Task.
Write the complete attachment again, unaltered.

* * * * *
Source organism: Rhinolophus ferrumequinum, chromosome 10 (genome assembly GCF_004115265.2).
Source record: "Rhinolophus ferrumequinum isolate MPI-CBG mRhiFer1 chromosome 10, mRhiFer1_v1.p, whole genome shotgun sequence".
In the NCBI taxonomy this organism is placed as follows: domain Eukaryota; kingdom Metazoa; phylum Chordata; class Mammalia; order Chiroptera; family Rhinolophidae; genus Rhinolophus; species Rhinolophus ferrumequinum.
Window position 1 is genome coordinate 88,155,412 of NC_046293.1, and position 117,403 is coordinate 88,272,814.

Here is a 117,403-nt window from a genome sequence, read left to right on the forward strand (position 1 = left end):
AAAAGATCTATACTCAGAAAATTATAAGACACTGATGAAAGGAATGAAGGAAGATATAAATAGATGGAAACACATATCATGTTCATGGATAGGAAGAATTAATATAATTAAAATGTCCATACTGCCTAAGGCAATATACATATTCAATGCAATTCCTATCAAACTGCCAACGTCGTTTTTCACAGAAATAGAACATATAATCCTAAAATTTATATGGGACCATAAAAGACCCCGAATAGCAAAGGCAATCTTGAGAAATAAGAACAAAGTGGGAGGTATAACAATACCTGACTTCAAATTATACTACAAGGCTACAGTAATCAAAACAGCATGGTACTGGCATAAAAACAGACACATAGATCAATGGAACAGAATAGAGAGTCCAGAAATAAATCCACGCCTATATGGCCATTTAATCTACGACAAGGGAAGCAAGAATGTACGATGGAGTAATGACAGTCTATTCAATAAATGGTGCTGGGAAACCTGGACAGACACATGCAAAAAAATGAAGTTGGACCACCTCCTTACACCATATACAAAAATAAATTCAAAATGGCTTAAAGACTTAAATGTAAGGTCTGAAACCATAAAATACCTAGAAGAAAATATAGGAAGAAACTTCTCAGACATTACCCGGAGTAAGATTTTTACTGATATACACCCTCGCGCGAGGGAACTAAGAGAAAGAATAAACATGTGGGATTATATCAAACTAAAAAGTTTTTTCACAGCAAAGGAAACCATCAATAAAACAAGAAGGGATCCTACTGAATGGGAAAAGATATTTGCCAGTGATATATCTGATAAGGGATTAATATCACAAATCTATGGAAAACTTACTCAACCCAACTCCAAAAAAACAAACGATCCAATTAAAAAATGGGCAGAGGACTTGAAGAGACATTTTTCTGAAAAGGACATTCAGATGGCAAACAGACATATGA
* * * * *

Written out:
Source organism: Rhinolophus ferrumequinum, chromosome 10 (genome assembly GCF_004115265.2).
Source record: "Rhinolophus ferrumequinum isolate MPI-CBG mRhiFer1 chromosome 10, mRhiFer1_v1.p, whole genome shotgun sequence".
In the NCBI taxonomy this organism is placed as follows: domain Eukaryota; kingdom Metazoa; phylum Chordata; class Mammalia; order Chiroptera; family Rhinolophidae; genus Rhinolophus; species Rhinolophus ferrumequinum.
Window position 1 is genome coordinate 88,155,412 of NC_046293.1, and position 117,403 is coordinate 88,272,814.

Here is a 117,403-nt window from a genome sequence, read left to right on the forward strand (position 1 = left end):
AAAAGATCTATACTCAGAAAATTATAAGACACTGATGAAAGGAATGAAGGAAGATATAAATAGATGGAAACACATATCATGTTCATGGATAGGAAGAATTAATATAATTAAAATGTCCATACTGCCTAAGGCAATATACATATTCAATGCAATTCCTATCAAACTGCCAACGTCGTTTTTCACAGAAATAGAACATATAATCCTAAAATTTATATGGGACCATAAAAGACCCCGAATAGCAAAGGCAATCTTGAGAAATAAGAACAAAGTGGGAGGTATAACAATACCTGACTTCAAATTATACTACAAGGCTACAGTAATCAAAACAGCATGGTACTGGCATAAAAACAGACACATAGATCAATGGAACAGAATAGAGAGTCCAGAAATAAATCCACGCCTATATGGCCATTTAATCTACGACAAGGGAAGCAAGAATGTACGATGGAGTAATGACAGTCTATTCAATAAATGGTGCTGGGAAACCTGGACAGACACATGCAAAAAAATGAAGTTGGACCACCTCCTTACACCATATACAAAAATAAATTCAAAATGGCTTAAAGACTTAAATGTAAGGTCTGAAACCATAAAATACCTAGAAGAAAATATAGGAAGAAACTTCTCAGACATTACCCGGAGTAAGATTTTTACTGATATACACCCTCGCGCGAGGGAACTAAGAGAAAGAATAAACATGTGGGATTATATCAAACTAAAAAGTTTTTTCACAGCAAAGGAAACCATCAATAAAACAAGAAGGGATCCTACTGAATGGGAAAAGATATTTGCCAGTGATATATCTGATAAGGGATTAATATCACAAATCTATGGAAAACTTACTCAACCCAACTCCAAAAAAACAAACGATCCAATTAAAAAATGGGCAGAGGACTTGAAGAGACATTTTTCTGAAAAGGACATTCAGATGGCAAACAGACATATGA